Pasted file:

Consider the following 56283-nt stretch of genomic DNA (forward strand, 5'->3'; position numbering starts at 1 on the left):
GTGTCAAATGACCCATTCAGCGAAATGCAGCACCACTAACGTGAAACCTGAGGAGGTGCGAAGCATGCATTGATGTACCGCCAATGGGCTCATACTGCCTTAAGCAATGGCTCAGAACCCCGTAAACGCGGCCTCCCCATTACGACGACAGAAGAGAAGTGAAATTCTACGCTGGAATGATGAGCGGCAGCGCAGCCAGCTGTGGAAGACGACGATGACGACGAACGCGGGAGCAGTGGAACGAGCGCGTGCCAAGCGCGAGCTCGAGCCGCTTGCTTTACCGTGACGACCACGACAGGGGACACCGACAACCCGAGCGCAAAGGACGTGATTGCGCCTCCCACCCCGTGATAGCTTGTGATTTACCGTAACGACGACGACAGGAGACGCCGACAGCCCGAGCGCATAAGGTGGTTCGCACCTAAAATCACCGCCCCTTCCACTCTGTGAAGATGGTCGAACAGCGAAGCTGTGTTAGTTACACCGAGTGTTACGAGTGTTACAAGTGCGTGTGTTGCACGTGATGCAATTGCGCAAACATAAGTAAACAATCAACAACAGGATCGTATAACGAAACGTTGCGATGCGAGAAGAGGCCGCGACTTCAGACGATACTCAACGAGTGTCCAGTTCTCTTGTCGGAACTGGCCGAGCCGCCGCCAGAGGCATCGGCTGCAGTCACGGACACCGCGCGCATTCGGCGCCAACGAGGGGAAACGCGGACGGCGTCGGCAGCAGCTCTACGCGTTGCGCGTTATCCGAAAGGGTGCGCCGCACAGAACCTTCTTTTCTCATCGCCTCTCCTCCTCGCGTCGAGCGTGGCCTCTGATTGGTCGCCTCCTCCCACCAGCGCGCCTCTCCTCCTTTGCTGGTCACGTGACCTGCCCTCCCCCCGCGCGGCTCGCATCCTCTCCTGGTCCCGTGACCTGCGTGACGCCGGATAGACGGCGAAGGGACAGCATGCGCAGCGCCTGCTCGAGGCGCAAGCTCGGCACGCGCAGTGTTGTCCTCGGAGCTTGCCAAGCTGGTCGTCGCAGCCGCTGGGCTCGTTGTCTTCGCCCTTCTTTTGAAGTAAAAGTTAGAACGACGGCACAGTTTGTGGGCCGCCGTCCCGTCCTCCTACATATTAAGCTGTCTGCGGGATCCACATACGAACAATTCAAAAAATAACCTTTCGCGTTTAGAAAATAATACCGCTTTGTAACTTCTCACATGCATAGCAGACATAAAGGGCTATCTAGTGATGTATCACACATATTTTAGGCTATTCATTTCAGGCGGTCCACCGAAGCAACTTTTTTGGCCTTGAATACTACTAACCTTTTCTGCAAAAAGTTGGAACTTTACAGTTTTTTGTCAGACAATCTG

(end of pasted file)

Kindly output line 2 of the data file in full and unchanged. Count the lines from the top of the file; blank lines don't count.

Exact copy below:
GTGTCAAATGACCCATTCAGCGAAATGCAGCACCACTAACGTGAAACCTGAGGAGGTGCGAAGCATGCATTGATGTACCGCCAATGGGCTCATACTGCCTTAAGCAATGGCTCAGAACCCCGTAAACGCGGCCTCCCCATTACGACGACAGAAGAGAAGTGAAATTCTACGCTGGAATGATGAGCGGCAGCGCAGCCAGCTGTGGAAGACGACGATGACGACGAACGCGGGAGCAGTGGAACGAGCGCGTGCCAAGCGCGAGCTCGAGCCGCTTGCTTTACCGTGACGACCACGACAGGGGACACCGACAACCCGAGCGCAAAGGACGTGATTGCGCCTCCCACCCCGTGATAGCTTGTGATTTACCGTAACGACGACGACAGGAGACGCCGACAGCCCGAGCGCATAAGGTGGTTCGCACCTAAAATCACCGCCCCTTCCACTCTGTGAAGATGGTCGAACAGCGAAGCTGTGTTAGTTACACCGAGTGTTACGAGTGTTACAAGTGCGTGTGTTGCACGTGATGCAATTGCGCAAACATAAGTAAACAATCAACAACAGGATCGTATAACGAAACGTTGCGATGCGAGAAGAGGCCGCGACTTCAGACGATACTCAACGAGTGTCCAGTTCTCTTGTCGGAACTGGCCGAGCCGCCGCCAGAGGCATCGGCTGCAGTCACGGACACCGCGCGCATTCGGCGCCAACGAGGGGAAACGCGGACGGCGTCGGCAGCAGCTCTACGCGTTGCGCGTTATCCGAAAGGGTGCGCCGCACAGAACCTTCTTTTCTCATCGCCTCTCCTCCTCGCGTCGAGCGTGGCCTCTGATTGGTCGCCTCCTCCCACCAGCGCGCCTCTCCTCCTTTGCTGGTCACGTGACCTGCCCTCCCCCCGCGCGGCTCGCATCCTCTCCTGGTCCCGTGACCTGCGTGACGCCGGATAGACGGCGAAGGGACAGCATGCGCAGCGCCTGCTCGAGGCGCAAGCTCGGCACGCGCAGTGTTGTCCTCGGAGCTTGCCAAGCTGGTCGTCGCAGCCGCTGGGCTCGTTGTCTTCGCCCTTCTTTTGAAGTAAAAGTTAGAACGACGGCACAGTTTGTGGGCCGCCGTCCCGTCCTCCTACATATTAAGCTGTCTGCGGGATCCACATACGAACAATTCAAAAAATAACCTTTCGCGTTTAGAAAATAATACCGCTTTGTAACTTCTCACATGCATAGCAGACATAAAGGGCTATCTAGTGATGTATCACACATATTTTAGGCTATTCATTTCAGGCGGTCCACCGAAGCAACTTTTTTGGCCTTGAATACTACTAACCTTTTCTGCAAAAAGTTGGAACTTTACAGTTTTTTGTCAGACAATCTG